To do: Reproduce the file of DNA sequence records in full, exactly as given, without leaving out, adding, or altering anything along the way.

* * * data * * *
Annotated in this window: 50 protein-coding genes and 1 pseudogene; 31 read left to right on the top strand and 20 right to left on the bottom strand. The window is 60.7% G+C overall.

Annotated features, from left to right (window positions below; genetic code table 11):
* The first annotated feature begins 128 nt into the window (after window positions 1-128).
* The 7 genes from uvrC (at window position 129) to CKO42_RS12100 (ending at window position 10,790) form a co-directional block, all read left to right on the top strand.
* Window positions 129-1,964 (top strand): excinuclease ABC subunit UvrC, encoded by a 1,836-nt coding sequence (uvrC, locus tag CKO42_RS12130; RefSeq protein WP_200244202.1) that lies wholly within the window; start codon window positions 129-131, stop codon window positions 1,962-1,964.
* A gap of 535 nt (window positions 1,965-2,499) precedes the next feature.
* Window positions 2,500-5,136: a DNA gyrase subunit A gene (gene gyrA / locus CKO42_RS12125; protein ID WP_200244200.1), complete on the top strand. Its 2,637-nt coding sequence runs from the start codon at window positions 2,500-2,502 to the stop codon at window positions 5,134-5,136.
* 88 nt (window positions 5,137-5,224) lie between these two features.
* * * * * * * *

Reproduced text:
Annotated in this window: 50 protein-coding genes and 1 pseudogene; 31 read left to right on the top strand and 20 right to left on the bottom strand. The window is 60.7% G+C overall.

Annotated features, from left to right (window positions below; genetic code table 11):
* The first annotated feature begins 128 nt into the window (after window positions 1-128).
* The 7 genes from uvrC (at window position 129) to CKO42_RS12100 (ending at window position 10,790) form a co-directional block, all read left to right on the top strand.
* Window positions 129-1,964 (top strand): excinuclease ABC subunit UvrC, encoded by a 1,836-nt coding sequence (uvrC, locus tag CKO42_RS12130; RefSeq protein WP_200244202.1) that lies wholly within the window; start codon window positions 129-131, stop codon window positions 1,962-1,964.
* A gap of 535 nt (window positions 1,965-2,499) precedes the next feature.
* Window positions 2,500-5,136: a DNA gyrase subunit A gene (gene gyrA / locus CKO42_RS12125; protein ID WP_200244200.1), complete on the top strand. Its 2,637-nt coding sequence runs from the start codon at window positions 2,500-2,502 to the stop codon at window positions 5,134-5,136.
* 88 nt (window positions 5,137-5,224) lie between these two features.